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This Country Needs a Truth and Reconciliation Process on Violence Against African Americans—Right Now This Country Needs a Truth and Reconciliation Process on Violence Against African Americans—Right Now
by Fania Davis
The decision not to indict Eric Garner's killer is just the latest story in a long history of violence against black men. What response can disrupt patterns set by centuries of racism?
Meet the Lobstermen Arrested for Blocking a Coal Freighter—and the DA Who Kept Them Out of Jail Meet the Lobstermen Arrested for Blocking a Coal Freighter—and the DA Who Kept Them Out of Jail
by Natasha Donovan
Last spring, these men were in a small white lobster boat anchored to block the path of an oncoming freighter hauling 40,000 tons of coal. They didn't expect the district attorney to support them.
Sit Still, Listen, and Accept Being a Target: What White Men Can Do in Times Like These Sit Still, Listen, and Accept Being a Target: What White Men Can Do in Times Like These
by Kevin Fong
From law enforcement officers to sports team owners, we're hearing plenty of stories of white men behaving badly. Even the most decent and principled ones have to exercise muscles of consciousness they haven’t needed to use before.
The Battle in Seattle, 15 Years On: How an Unsung Hero Kept the Movements United The Battle in Seattle, 15 Years On: How an Unsung Hero Kept the Movements United
by Jonathan Rosenblum
A lead organizer of the protests against the World Trade Organization in 1999 remembers Tyree Scott, a quiet presence in the labor movement who urged unity when it mattered most.
Mentally Ill People Often Face Violence From Police—But These Cities Are Trying to Fix That Mentally Ill People Often Face Violence From Police—But These Cities Are Trying to Fix That
by Daniel Ross
Crisis Intervention Teams train police officers to understand mental illness without resorting to violence.
Police Violence Is Not Inevitable: Four Ways a California Police Chief Connected Cops With Communities Police Violence Is Not Inevitable: Four Ways a California Police Chief Connected Cops With Communities
by Steve Early
“A critical look at any institution with as much power and authority invested in it as the police is probably a good thing.”
Inside Palestine: 3 Families On What Life is Really Like, From Making a Living to Staying Together Inside Palestine: 3 Families On What Life is Really Like, From Making a Living to Staying Together
by Cate Malek, Mateo Hoke
Missile strikes in Gaza and home demolitions in the West Bank make headlines, but rarely are they presented in the context of everyday life. Meet three Palestinians trying to make ends meet and keep their families safe.
“I’m Scared to Be a Black Male Walking Down the Street”: Seattle Teens on Why They Skipped School for a #Ferguson March “I’m Scared to Be a Black Male Walking Down the Street”: Seattle Teens on Why They Skipped School for a #Ferguson March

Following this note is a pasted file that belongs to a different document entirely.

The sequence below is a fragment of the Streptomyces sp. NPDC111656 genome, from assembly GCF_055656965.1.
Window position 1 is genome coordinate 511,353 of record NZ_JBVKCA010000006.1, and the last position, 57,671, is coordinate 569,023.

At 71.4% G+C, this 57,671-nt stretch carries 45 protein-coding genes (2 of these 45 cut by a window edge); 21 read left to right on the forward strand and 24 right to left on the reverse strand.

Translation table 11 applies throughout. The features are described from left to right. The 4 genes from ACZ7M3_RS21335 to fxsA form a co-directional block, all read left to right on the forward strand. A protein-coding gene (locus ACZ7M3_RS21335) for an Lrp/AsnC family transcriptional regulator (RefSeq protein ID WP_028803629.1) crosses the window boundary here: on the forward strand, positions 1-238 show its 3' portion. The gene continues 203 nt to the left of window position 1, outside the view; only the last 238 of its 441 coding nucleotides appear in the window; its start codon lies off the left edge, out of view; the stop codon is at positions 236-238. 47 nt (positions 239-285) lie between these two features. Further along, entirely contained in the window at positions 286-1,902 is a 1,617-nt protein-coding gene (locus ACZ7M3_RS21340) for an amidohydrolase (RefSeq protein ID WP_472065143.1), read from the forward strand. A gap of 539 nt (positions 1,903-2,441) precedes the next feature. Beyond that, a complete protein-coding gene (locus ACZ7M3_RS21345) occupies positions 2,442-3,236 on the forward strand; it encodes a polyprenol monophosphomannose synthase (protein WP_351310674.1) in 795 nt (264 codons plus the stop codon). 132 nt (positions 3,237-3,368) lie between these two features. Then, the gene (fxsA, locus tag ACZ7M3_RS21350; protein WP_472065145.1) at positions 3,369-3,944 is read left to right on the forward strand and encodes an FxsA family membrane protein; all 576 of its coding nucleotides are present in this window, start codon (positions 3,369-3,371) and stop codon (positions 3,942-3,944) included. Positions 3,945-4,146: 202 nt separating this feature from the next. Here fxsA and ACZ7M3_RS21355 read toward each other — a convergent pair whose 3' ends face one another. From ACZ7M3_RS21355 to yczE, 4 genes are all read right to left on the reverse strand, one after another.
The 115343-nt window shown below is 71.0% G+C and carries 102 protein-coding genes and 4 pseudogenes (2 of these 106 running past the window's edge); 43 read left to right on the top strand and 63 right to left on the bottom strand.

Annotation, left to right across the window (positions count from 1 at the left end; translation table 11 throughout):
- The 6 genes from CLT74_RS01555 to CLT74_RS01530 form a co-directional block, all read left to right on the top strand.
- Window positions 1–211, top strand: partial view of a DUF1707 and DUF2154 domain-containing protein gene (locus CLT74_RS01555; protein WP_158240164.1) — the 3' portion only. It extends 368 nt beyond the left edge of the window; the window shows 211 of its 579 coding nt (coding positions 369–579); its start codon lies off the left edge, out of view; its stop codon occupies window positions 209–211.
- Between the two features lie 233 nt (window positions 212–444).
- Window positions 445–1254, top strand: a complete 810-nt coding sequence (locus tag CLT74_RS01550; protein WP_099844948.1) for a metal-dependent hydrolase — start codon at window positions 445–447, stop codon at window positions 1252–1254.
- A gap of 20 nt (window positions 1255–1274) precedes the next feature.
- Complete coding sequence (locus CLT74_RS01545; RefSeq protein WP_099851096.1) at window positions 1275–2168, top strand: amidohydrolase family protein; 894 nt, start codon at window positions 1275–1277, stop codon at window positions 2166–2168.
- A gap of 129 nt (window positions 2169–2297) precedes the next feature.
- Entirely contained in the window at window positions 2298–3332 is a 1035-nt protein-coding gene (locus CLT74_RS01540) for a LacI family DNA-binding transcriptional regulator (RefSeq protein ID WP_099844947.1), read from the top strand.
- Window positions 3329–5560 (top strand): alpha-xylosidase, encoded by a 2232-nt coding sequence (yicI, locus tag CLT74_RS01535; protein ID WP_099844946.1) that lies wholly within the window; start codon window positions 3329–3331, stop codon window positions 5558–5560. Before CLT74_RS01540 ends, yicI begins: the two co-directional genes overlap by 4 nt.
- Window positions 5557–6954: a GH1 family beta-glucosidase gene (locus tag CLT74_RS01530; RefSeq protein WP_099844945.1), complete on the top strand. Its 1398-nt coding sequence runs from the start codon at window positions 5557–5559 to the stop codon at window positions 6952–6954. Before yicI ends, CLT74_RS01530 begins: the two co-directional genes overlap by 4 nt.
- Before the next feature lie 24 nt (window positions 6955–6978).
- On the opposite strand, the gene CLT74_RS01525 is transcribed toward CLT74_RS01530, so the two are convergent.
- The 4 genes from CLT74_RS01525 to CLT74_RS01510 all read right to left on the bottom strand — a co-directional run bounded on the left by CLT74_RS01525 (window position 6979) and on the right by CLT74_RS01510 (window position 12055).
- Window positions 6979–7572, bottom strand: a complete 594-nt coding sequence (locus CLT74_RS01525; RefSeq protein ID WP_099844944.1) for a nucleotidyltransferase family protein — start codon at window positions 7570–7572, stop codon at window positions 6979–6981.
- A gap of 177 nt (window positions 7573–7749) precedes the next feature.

by Kayla Schultz, Mary Hansen
“We all just left class. As soon as 11:00 came, we stood up and walked out of class. Together as one.”
#Ferguson Thanksgiving: A Former Slave Proposed the Holiday 55 Years Before Lincoln. Why His Version Matters Today #Ferguson Thanksgiving: A Former Slave Proposed the Holiday 55 Years Before Lincoln. Why His Version Matters Today
by Jedediah Purdy
“For some, racial inequality and fear are raw realities every day, and anything inspiring in American history rings false and remote. For others, the call to reflect on injustice feels like a personal accusation. But we are caught in this history together.”
Why It's OK to Be Angry on Thanksgiving Why It's OK to Be Angry on Thanksgiving
by Shannon Hayes
Quite often it is our darker side that illuminates the best part of us, that brings us to where we need to be.
Photo Essay: At a Half-Mile-Long Table, Chefs, Farmers, and Volunteers Feed a Neighborhood for Free Photo Essay: At a Half-Mile-Long Table, Chefs, Farmers, and Volunteers Feed a Neighborhood for Free
by Valerie Schloredt
In St. Paul, Minnesota, artist Seitu Jones wanted to start a community-wide conversation about food access and food justice—and where better to talk than over a good meal?
Undercover University: Palestinians Study Up in Israeli Prisons Undercover University: Palestinians Study Up in Israeli Prisons
by Emily Mulder
More than 40 percent of Palestinian males have spent time in Israeli prisons. The schools that operate within are increasingly important.
When the City Turned Off Their Water, Detroit Residents and Groups Delivered Help When the City Turned Off Their Water, Detroit Residents and Groups Delivered Help
by Larry Gabriel
Grassroots action has backed down the city’s aggressive water shutoffs.
New Film Shows How Florida Farmworkers Won Fairer Pay From America's Biggest Food Companies New Film Shows How Florida Farmworkers Won Fairer Pay From America's Biggest Food Companies
by Nur Lalji
"This is not a film about oppression," said Food Chains executive producer Eva Longoria. "It's actually about transformation."
Video: Vancouver Opera Violinist Plays 19th-Century Ballad for Protesters in Pipeline Fight Video: Vancouver Opera Violinist Plays 19th-Century Ballad for Protesters in Pipeline Fight
by Mary Hansen
The cities of Vancouver and Burnaby, as well as First Nations, have all sued the pipeline company Kinder Morgan, which wants to extend a pipeline through a mountain in British Columbia.
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